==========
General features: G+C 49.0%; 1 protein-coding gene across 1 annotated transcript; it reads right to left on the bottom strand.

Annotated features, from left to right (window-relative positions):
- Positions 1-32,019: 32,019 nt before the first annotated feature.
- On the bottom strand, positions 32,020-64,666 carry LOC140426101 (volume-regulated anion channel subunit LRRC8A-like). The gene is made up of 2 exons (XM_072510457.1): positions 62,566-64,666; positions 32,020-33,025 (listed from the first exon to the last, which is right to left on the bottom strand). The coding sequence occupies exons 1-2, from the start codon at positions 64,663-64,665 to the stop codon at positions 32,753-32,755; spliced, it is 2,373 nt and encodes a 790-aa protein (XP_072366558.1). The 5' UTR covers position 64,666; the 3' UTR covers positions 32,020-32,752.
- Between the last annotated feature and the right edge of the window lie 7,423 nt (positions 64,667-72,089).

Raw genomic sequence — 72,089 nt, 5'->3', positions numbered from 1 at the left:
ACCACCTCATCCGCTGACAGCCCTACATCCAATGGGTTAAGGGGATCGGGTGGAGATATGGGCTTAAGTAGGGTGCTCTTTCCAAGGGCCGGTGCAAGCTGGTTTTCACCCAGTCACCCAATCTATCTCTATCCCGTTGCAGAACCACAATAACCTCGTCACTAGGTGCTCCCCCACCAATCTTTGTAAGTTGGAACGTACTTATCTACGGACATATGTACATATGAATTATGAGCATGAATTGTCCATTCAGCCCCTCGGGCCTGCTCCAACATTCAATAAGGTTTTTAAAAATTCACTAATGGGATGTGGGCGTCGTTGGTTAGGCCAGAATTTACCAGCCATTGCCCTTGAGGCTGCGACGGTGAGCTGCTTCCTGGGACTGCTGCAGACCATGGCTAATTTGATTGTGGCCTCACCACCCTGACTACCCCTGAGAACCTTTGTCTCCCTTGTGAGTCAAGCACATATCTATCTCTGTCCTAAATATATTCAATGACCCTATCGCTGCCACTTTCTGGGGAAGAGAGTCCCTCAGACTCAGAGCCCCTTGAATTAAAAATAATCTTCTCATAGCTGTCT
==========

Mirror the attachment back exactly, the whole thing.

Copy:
General features: G+C 49.0%; 1 protein-coding gene across 1 annotated transcript; it reads right to left on the bottom strand.

Annotated features, from left to right (window-relative positions):
- Positions 1-32,019: 32,019 nt before the first annotated feature.
- On the bottom strand, positions 32,020-64,666 carry LOC140426101 (volume-regulated anion channel subunit LRRC8A-like). The gene is made up of 2 exons (XM_072510457.1): positions 62,566-64,666; positions 32,020-33,025 (listed from the first exon to the last, which is right to left on the bottom strand). The coding sequence occupies exons 1-2, from the start codon at positions 64,663-64,665 to the stop codon at positions 32,753-32,755; spliced, it is 2,373 nt and encodes a 790-aa protein (XP_072366558.1). The 5' UTR covers position 64,666; the 3' UTR covers positions 32,020-32,752.
- Between the last annotated feature and the right edge of the window lie 7,423 nt (positions 64,667-72,089).

Raw genomic sequence — 72,089 nt, 5'->3', positions numbered from 1 at the left:
ACCACCTCATCCGCTGACAGCCCTACATCCAATGGGTTAAGGGGATCGGGTGGAGATATGGGCTTAAGTAGGGTGCTCTTTCCAAGGGCCGGTGCAAGCTGGTTTTCACCCAGTCACCCAATCTATCTCTATCCCGTTGCAGAACCACAATAACCTCGTCACTAGGTGCTCCCCCACCAATCTTTGTAAGTTGGAACGTACTTATCTACGGACATATGTACATATGAATTATGAGCATGAATTGTCCATTCAGCCCCTCGGGCCTGCTCCAACATTCAATAAGGTTTTTAAAAATTCACTAATGGGATGTGGGCGTCGTTGGTTAGGCCAGAATTTACCAGCCATTGCCCTTGAGGCTGCGACGGTGAGCTGCTTCCTGGGACTGCTGCAGACCATGGCTAATTTGATTGTGGCCTCACCACCCTGACTACCCCTGAGAACCTTTGTCTCCCTTGTGAGTCAAGCACATATCTATCTCTGTCCTAAATATATTCAATGACCCTATCGCTGCCACTTTCTGGGGAAGAGAGTCCCTCAGACTCAGAGCCCCTTGAATTAAAAATAATCTTCTCATAGCTGTCT